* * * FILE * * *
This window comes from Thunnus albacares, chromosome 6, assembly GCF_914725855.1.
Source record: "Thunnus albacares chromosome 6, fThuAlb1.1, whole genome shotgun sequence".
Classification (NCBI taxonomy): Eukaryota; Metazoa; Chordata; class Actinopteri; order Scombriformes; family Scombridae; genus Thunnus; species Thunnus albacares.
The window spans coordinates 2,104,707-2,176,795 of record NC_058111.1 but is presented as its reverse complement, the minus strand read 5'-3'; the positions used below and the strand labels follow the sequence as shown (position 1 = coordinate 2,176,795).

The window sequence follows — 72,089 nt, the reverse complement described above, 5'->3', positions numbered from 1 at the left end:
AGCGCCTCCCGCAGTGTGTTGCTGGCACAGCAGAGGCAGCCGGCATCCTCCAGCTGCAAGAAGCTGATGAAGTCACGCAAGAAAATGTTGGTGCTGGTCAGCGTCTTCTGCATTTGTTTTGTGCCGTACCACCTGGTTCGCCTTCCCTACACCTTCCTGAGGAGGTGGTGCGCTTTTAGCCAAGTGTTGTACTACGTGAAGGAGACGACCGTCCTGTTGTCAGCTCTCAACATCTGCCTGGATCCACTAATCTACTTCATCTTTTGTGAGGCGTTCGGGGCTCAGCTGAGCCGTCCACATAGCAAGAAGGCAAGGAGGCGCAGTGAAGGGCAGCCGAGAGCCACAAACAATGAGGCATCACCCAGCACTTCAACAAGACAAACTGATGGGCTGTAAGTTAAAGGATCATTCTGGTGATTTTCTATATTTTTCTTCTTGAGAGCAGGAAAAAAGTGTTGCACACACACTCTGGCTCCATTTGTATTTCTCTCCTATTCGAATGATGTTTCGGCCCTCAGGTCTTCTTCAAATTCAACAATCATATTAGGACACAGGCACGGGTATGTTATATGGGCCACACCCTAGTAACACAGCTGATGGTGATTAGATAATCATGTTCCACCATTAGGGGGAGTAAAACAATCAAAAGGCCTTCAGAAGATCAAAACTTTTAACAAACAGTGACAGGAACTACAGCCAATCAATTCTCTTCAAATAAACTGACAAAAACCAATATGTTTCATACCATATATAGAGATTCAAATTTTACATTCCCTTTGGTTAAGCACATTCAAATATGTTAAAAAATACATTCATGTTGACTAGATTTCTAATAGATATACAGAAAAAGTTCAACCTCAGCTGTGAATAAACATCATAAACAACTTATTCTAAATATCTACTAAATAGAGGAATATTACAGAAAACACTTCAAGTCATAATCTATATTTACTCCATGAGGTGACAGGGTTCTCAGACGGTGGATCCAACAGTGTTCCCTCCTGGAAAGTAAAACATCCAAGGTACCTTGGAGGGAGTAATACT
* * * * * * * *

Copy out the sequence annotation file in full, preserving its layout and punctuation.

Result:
This window comes from Thunnus albacares, chromosome 6, assembly GCF_914725855.1.
Source record: "Thunnus albacares chromosome 6, fThuAlb1.1, whole genome shotgun sequence".
Classification (NCBI taxonomy): Eukaryota; Metazoa; Chordata; class Actinopteri; order Scombriformes; family Scombridae; genus Thunnus; species Thunnus albacares.
The window spans coordinates 2,104,707-2,176,795 of record NC_058111.1 but is presented as its reverse complement, the minus strand read 5'-3'; the positions used below and the strand labels follow the sequence as shown (position 1 = coordinate 2,176,795).

The window sequence follows — 72,089 nt, the reverse complement described above, 5'->3', positions numbered from 1 at the left end:
AGCGCCTCCCGCAGTGTGTTGCTGGCACAGCAGAGGCAGCCGGCATCCTCCAGCTGCAAGAAGCTGATGAAGTCACGCAAGAAAATGTTGGTGCTGGTCAGCGTCTTCTGCATTTGTTTTGTGCCGTACCACCTGGTTCGCCTTCCCTACACCTTCCTGAGGAGGTGGTGCGCTTTTAGCCAAGTGTTGTACTACGTGAAGGAGACGACCGTCCTGTTGTCAGCTCTCAACATCTGCCTGGATCCACTAATCTACTTCATCTTTTGTGAGGCGTTCGGGGCTCAGCTGAGCCGTCCACATAGCAAGAAGGCAAGGAGGCGCAGTGAAGGGCAGCCGAGAGCCACAAACAATGAGGCATCACCCAGCACTTCAACAAGACAAACTGATGGGCTGTAAGTTAAAGGATCATTCTGGTGATTTTCTATATTTTTCTTCTTGAGAGCAGGAAAAAAGTGTTGCACACACACTCTGGCTCCATTTGTATTTCTCTCCTATTCGAATGATGTTTCGGCCCTCAGGTCTTCTTCAAATTCAACAATCATATTAGGACACAGGCACGGGTATGTTATATGGGCCACACCCTAGTAACACAGCTGATGGTGATTAGATAATCATGTTCCACCATTAGGGGGAGTAAAACAATCAAAAGGCCTTCAGAAGATCAAAACTTTTAACAAACAGTGACAGGAACTACAGCCAATCAATTCTCTTCAAATAAACTGACAAAAACCAATATGTTTCATACCATATATAGAGATTCAAATTTTACATTCCCTTTGGTTAAGCACATTCAAATATGTTAAAAAATACATTCATGTTGACTAGATTTCTAATAGATATACAGAAAAAGTTCAACCTCAGCTGTGAATAAACATCATAAACAACTTATTCTAAATATCTACTAAATAGAGGAATATTACAGAAAACACTTCAAGTCATAATCTATATTTACTCCATGAGGTGACAGGGTTCTCAGACGGTGGATCCAACAGTGTTCCCTCCTGGAAAGTAAAACATCCAAGGTACCTTGGAGGGAGTAATACT